You can get a glimpse of the vicarage from across the canal.  

The garden looks large and beautifully landscaped, and we can just imagine the Austen sisters having a pleasant walk around with the Fowles, taking in the lovely landscape - the lush greenery and glittering water on the canal and ducks swimming past. 

The walk then took me a long way down the canal, past the Kintbury Lock and and some Roman sites as well. 

                                                        Can you spot the horse ahead?

To my surprise, I came across a large canal boat carrying dozens of tourists, being pulled by a shire horse - an old but painfully slow way to get around. 

I asked "Drummer's" handler whether the horse would feel tired lugging such a heavy load, and he replied, "no! It's just like when you go through the water", whatever that means!

I then walked across the ancient fields, still marked by medieval field boundaries, admiring the rolling hills and golden harvest ready to be reaped. 

I reflected on how generations of farmers would have ploughed on these fields and built houses around this historic village. 

I then walked through the village streets and came across some quaint cottages. 

                                                            White Lodge (on the right). 

White Lodge is a 17th century timber house that had been divided into two cottages. 

                                                                            Kennet House 

Kennet House would also have been familiar to the Fowles, having been built in the 18th Century. 

I walked back to the church and finished my tour there. I thoroughly enjoyed my walk through this quintessential country village so steeped in history. 


Interview with Gill Hornby:

Heritage walking tour of Kintbury:

Thursday, July 21, 2022

Persuasion 2022 - Jane Austen for the Instagram Generation

I thought I should jump in the bandwagon and mention my thoughts on the new Persuasion film on Netflix, starring Dakota Johnson as Anne Elliott. Having seen some screenshots, I didn't have high hopes for the film, but I decided to watch it through with an open mind and find both positives and negatives about the film. I always seem to revert back to the 1990s adaptations on Austen novels, preferring a more traditional true-to-the-book approach and struggled with the positive list to be honest, but I have made an effort! 

Here is a list of my 10 positive and 10 negative thoughts about the film: 


1) The cinematography is beautiful - the vivid colours, lighting, angles and handheld camera shots which make some scenes seem realistic.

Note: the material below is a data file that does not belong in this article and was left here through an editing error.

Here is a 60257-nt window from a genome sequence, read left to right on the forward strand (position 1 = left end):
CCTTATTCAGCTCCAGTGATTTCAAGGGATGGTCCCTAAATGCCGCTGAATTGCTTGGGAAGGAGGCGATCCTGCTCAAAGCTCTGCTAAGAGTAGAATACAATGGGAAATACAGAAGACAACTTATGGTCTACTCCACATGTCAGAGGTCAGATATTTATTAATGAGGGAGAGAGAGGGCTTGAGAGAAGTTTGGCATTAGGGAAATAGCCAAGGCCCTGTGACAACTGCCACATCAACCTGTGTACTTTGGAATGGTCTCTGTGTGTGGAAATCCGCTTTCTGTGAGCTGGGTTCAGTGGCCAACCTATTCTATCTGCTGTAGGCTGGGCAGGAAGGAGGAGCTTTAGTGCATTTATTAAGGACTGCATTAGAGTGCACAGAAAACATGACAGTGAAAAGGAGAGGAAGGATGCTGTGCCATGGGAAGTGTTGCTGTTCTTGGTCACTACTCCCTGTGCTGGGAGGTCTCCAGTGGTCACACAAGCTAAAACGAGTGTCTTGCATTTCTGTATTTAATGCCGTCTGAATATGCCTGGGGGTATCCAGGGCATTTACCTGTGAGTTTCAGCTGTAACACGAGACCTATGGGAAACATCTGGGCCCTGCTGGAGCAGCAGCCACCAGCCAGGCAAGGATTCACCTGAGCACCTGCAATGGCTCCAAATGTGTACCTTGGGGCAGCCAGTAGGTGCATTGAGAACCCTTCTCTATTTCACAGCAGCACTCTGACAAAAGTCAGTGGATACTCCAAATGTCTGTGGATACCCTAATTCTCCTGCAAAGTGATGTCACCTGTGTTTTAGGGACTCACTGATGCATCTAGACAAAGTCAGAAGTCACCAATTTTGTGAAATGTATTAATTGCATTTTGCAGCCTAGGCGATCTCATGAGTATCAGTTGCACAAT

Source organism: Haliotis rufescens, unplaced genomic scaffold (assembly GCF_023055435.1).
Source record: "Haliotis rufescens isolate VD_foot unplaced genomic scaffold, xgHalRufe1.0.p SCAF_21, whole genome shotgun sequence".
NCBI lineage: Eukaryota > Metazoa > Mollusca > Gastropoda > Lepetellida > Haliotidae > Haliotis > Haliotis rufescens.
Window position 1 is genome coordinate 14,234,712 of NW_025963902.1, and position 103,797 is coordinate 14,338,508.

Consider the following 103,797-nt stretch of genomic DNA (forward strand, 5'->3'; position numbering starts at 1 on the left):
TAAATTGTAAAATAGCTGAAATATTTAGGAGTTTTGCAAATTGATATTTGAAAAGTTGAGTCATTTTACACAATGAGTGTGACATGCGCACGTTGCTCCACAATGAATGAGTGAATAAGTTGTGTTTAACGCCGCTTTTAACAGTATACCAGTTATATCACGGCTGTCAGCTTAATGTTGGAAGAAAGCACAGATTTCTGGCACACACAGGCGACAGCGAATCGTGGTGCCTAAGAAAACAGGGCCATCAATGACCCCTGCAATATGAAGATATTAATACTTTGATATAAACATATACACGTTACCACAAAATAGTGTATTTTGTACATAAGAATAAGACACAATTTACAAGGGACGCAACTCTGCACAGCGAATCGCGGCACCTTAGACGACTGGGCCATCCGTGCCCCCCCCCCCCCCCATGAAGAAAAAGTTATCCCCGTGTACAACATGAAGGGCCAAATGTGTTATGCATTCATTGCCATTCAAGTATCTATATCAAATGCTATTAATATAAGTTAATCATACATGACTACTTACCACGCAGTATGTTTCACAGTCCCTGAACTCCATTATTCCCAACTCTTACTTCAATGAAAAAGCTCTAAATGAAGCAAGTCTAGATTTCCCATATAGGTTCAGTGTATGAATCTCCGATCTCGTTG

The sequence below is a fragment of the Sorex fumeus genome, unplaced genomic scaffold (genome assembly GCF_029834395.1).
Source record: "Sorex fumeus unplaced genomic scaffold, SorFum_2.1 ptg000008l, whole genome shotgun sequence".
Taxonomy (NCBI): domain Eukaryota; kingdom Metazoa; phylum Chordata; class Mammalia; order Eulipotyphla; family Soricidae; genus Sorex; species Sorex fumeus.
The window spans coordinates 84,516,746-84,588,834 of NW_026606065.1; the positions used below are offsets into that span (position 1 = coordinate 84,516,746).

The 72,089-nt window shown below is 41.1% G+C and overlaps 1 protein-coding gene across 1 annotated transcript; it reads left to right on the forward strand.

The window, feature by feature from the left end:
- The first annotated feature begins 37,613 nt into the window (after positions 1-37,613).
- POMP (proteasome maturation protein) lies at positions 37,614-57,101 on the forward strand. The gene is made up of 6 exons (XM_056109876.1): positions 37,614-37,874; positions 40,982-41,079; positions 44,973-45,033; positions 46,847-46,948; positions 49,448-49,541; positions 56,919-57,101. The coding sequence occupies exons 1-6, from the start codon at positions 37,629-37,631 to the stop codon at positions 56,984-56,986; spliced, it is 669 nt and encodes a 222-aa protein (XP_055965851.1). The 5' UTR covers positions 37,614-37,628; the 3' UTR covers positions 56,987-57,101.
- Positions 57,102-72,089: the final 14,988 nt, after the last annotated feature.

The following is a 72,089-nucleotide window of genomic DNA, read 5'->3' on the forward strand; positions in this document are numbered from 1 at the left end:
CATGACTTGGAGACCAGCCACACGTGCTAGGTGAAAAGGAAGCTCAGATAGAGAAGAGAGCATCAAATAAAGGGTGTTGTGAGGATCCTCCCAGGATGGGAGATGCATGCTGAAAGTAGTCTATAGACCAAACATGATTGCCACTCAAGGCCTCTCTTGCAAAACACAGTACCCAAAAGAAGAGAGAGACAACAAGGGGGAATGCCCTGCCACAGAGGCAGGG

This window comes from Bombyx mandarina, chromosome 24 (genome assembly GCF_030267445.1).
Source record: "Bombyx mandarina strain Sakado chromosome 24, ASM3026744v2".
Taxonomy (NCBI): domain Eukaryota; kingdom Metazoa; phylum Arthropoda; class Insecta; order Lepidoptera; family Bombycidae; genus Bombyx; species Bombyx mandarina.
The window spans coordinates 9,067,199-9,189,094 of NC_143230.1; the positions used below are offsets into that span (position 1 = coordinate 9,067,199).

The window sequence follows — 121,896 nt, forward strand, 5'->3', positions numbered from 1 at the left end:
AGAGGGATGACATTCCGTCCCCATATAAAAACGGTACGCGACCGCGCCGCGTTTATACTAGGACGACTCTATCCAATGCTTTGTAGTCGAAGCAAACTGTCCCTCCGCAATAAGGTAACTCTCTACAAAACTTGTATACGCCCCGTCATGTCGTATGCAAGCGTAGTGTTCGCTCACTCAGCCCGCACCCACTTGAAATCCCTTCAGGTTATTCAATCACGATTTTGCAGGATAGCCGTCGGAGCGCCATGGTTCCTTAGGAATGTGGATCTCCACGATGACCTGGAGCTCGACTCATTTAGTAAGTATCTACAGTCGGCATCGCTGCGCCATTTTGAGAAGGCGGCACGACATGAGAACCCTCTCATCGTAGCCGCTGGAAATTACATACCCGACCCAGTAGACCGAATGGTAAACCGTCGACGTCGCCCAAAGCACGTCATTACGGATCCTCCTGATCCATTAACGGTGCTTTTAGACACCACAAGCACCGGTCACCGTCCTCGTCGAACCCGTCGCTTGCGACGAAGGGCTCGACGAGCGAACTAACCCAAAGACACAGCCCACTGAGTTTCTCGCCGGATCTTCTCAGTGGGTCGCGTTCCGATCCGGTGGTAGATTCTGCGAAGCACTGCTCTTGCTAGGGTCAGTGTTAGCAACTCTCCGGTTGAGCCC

2) The landscapes are lovely, especially the dramatic seaside shots in Lyme regis that remind me of Sanditon. 

3) There are several nature scenes with quaint countryside shots, which I enjoyed. 

4)  The sets are gorgeous, with a lovely range of colourful decor and stunning wallpapers and furnishings. 

5) Most of the costumes are wonderful and several look authentic - with the exception of Anne Elliott's strange wardrobe and the lack of bonnets. 

6) I enjoyed the lively scenes where Anne plays with her little nephews and nieces. I imagine Jane Austen herself would have messed around like this with children! 

7) The plot follows Jane Austen's Persuasion quite closely (although some significant scenes and characters have been omitted/changed as below). 

8) Most of the acting is decent, and I particularly enjoyed the grumpy Mary Musgrove (Mia McKenna) and the charming William Elliott (Henry Golding). (I was disappointed with Richard E Grant's Sir Walter, however, as I was looking forward to an amazing performance by him). 

9) The film is entertaining and easy for a Jane Austen novice to follow. 

10)  Persuasion 2022 introduces Jane Austen to younger generations in a fun way so that youngsters can relate to the characters - think Instagram, TikTok, Fleabag. 

The cons (which do not end here): 

1) The overall feel of Persuasion changes here - the original feel of the book is somewhat sad, autumnal, reflecting on lost opportunities. 

2) In the book, Anne is described as past her bloom, plain and melancholy and only brightens up later in the book as she begins to realise that Captain Wentworth loves her after all. Dakota Johnson's Anne, on the other hand, is gorgeous, confident, fun-loving, sarcastic and an upbeat character - even ridiculous in places, as opposed to the sensible, mature Anne of the book. 

3) The film is oblivious of formal Regency manners and etiquette, which the upper class characters would certainly have abided by. 

4) The dialogue is not taken from the original and I miss Jane Austen's beautiful language and classic quotations in this - the language here is far too modern, with phrases such as 'in-laws', 'narcissist', 'electrifying', 'playlist', 'cappuccino', 'fart around' and 'out of my league' casually thrown in. The accents don't sound right either... 

5) Anne's strange costumes, modern makeup and hair are so out of place and distract from the rest of the characters, who are much more appropriately dressed. 

6) I did not enjoy the monologues, which I only tend to appreciate in Lovejoy - but each to their own in this case. 

7) Captain Wentworth lacks charisma. He is supposed to be the head of a ship and of dozens, perhaps hundreds, of sailors, and would have to have had a strong presence to get to that position. Cosmo Jarvis' Wentworth looks dreamy and lethargic, as opposed to Ciaran Hinds' perfect rendition of the confident, charismatic captain who Anne looks up to. 

8) Period lifestyle details have been overlooked, such as in the swimming scene. Ladies of the gentry would access the water through a swimming machine to protect their modesty, as seen in Sanditon. 

9) Don't get me started on the rabbits, octopuses, 'wild wees' and Anne's drunkenness in this film!